Middle-earth: Shadow of Mordor was one of the high-points in game design last year. It also offered one of the best in-game stories. Tolkien fans, who have very high standards, were generally well satisfied.
At GDC yesterday Ethan Walker, cinematic lead at the game's developer Monolith Productions offered some insights into the narrative and design choices taken by the team. He said that most of the game's cinematics were conceived, created and polished within a six month window, meaning regular and close iterations on each scene.
Walker showed some of the "animatics" or animated storyboards that were used to conceptualize the game's big scenes, showing his GDC audience visual comparisons with the final scenes delivered in the game. It revealed both major physical alterations, such as characters changing position and stance, as well as different emotional emphasis.
In one case, a scene showing protagonist Talion fighting with Hirgon, the team decided to go in a different direction, and the section was cancelled.
Walker said that the animatics allow the team to really underastand a scene, while also getting stakeholders on board. "It's always better to show than to tell," he explained.
Shadow of Mordor was an immense challenge for Monolith, he said, because it was the first time the company had tackled such a big open-world game, the first time the team worked with the new consoles, and also the introduction of its much-admired "Nemesis" gameplay system, in which the player's fights with enemies become mini-narratives within the game.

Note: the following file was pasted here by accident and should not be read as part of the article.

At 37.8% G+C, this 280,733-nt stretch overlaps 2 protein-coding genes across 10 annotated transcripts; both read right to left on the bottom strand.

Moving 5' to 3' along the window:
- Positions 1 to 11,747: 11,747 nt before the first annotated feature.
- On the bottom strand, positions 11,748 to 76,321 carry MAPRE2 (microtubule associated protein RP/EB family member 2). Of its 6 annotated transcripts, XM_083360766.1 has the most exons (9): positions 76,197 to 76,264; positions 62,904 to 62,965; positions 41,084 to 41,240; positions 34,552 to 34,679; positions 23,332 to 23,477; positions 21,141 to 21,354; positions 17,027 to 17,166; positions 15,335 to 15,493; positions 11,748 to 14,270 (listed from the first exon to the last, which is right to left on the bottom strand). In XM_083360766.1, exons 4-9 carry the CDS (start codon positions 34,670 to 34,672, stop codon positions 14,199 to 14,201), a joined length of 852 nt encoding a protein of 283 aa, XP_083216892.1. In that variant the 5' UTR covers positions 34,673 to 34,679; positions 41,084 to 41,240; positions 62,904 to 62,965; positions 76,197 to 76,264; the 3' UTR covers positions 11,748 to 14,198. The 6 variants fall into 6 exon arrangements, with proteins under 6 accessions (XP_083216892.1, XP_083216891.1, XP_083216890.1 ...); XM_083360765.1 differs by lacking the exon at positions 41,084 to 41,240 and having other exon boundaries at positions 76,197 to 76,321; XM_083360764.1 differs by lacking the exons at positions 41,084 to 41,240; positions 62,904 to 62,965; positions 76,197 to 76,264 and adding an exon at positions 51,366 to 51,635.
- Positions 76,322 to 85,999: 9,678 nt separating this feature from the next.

The game offers so many diversions and opportunities to go walkabout, that the writing and cinematic team had to figure out the best way of keeping the central story in the player's mind. This problem was exacerbated by the complex nature of the story itself, in which the main character is actually both a man and a ghost, inhabiting the same body, and each with their own backstories, personalities and motivations.
"The team was very aware that in an open world you can never be sure when the player is going to check in on the narrative," he said. The solution was to keep offering storyline reminders at each stage of progression, much like an episodic television drama. "It may seem heavy-handed but you have to keep reminding the player of the story and the stakes," he said.